Especially in this world of fragmented formats such as the abominable "smooth jazz," Berklee-trained performer and instructor Willie Myette has chosen an ambitious and even hubric title for his debut album. Though he may not cover all the Basies, and though he may occassionally seem as if his sense of "Jazz" as an entire genre disappeared with Gershwin, Myette mixes standard compositions with more contemproary insights for a collection which, if not encyclopedic, is at least a good primer for his students and listeners.
From old school standards such as a heart-tugging take on Rogers and Hart’s "Little Girl Blue," a softly swinging solo-led setup of Levant and Heyman’s ‘Blame It On My Youth" and a peppy pop through Johnny Mercer’s "Autumn Leaves" to newer pieces like Oscar Peterson’s "Hymn To Freedom" (made all the younger with the help of a Guiraldi-esque children’s choir), Myette mixes flavors of old and new in a bold attempt at introducing and encapsulating as much of jazz as possible into one nine-track album. Throwing in one original for good measure ("Ella’s Song," a tribute to his daughter, if not also the first lady of jazz), Myette deals with many of the great composers and constructs of jazz. However, in limiting himself to nine songs and a trio, Myette also misses many of the lements which have made jazz the broad, nearly undefinable and certainly uncapturable musical mystery it has become. Even so, as an instructor of the American idiom, Myette appears well poised to build on his own work through his students and to sustain and feed the heart and soul which make jazz one of a kind.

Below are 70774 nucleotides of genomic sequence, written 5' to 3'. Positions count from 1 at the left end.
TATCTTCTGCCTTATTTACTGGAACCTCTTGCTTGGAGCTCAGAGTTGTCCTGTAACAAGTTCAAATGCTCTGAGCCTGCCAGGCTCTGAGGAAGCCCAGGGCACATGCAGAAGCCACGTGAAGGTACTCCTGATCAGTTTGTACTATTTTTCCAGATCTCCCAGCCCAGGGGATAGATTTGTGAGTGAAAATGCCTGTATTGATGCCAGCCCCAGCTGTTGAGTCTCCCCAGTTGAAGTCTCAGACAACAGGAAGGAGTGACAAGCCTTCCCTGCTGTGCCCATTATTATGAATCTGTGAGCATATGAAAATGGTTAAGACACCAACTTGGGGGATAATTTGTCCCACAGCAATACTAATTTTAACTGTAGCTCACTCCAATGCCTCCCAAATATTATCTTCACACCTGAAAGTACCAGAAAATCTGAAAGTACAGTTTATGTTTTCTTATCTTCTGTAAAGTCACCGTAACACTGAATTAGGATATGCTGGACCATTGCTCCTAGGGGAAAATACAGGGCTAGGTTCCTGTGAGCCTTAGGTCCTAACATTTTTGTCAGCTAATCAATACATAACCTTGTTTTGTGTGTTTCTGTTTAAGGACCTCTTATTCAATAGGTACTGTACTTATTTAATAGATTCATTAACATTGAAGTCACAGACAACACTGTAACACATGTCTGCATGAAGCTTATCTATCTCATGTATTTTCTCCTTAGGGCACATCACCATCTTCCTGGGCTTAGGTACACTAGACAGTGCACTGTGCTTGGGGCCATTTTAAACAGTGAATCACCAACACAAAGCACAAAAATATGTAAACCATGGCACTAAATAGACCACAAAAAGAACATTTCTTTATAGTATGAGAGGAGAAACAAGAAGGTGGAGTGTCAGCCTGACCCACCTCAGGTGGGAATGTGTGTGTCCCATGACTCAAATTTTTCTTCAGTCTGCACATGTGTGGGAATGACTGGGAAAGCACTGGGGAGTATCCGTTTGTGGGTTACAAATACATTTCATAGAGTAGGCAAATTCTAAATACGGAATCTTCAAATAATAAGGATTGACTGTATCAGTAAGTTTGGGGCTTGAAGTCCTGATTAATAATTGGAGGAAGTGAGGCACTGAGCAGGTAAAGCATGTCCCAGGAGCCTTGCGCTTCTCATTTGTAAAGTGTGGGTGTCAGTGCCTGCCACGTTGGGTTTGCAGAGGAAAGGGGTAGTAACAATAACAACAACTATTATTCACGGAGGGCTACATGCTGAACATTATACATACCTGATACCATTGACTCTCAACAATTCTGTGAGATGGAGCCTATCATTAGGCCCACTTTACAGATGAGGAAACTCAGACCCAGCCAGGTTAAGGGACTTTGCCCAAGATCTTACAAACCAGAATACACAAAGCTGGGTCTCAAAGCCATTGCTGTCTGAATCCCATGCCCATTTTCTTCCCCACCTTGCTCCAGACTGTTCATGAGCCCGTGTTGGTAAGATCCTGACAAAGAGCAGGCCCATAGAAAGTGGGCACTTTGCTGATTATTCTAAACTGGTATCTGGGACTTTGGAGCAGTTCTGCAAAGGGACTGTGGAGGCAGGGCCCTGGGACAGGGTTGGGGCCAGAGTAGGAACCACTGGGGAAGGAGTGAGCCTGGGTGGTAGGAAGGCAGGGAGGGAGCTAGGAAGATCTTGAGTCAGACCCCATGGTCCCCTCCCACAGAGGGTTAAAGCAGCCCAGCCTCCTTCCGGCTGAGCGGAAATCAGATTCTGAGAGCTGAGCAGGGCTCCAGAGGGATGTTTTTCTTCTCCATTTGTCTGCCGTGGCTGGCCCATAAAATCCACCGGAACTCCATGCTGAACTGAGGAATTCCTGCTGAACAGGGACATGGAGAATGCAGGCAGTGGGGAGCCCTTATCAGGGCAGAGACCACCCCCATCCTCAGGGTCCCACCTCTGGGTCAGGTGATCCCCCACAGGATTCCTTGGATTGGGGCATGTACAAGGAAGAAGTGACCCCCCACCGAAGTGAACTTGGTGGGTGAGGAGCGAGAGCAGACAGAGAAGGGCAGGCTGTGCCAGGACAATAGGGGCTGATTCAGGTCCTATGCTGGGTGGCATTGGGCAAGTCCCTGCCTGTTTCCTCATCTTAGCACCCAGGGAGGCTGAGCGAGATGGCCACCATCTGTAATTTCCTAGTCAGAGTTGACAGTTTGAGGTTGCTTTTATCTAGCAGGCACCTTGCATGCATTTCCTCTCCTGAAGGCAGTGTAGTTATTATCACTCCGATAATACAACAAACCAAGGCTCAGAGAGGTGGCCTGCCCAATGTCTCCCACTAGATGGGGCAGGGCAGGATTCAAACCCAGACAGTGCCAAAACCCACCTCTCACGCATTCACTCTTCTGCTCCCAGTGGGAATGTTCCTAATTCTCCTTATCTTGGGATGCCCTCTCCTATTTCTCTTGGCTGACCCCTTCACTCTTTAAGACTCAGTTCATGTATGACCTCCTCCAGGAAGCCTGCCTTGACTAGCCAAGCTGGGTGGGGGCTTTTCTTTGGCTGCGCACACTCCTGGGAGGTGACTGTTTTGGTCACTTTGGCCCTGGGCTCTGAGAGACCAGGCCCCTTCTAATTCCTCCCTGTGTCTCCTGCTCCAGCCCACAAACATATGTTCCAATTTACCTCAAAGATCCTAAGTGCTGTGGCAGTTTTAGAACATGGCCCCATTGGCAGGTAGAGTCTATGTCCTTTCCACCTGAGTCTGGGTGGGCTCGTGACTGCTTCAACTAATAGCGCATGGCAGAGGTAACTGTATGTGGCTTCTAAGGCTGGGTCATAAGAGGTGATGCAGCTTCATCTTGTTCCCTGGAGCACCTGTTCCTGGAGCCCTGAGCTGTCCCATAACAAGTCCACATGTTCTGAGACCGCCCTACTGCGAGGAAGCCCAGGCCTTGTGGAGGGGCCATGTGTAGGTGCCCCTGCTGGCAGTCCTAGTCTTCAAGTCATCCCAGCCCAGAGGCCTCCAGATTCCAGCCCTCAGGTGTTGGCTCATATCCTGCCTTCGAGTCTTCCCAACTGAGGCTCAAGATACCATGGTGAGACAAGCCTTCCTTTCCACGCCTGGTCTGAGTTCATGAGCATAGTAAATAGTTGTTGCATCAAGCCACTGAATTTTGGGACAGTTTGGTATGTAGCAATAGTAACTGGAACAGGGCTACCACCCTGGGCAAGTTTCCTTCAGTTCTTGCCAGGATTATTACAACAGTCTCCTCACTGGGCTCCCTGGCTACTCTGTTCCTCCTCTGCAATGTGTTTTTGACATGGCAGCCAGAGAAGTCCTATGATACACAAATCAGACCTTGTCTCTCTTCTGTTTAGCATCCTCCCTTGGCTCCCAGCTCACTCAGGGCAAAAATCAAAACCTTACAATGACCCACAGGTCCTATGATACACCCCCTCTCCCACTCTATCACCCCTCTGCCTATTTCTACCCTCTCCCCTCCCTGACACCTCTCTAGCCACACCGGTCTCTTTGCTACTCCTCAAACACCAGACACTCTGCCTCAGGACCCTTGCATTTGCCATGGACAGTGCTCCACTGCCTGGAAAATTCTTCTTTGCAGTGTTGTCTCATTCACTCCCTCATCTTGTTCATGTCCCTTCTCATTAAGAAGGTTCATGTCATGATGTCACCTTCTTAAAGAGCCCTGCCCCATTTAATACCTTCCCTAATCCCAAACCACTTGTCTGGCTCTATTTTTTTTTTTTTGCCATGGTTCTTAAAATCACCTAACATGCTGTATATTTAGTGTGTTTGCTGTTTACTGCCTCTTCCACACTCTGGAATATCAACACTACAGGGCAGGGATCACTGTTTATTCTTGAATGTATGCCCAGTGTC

I was first exposed to jazz by my high school girlfriend's father. On the one hand he was the school's Vice Principal, on the other
he was a big Miles Davis fan. He gave me my first jazz record, Miles at the Blackhawk.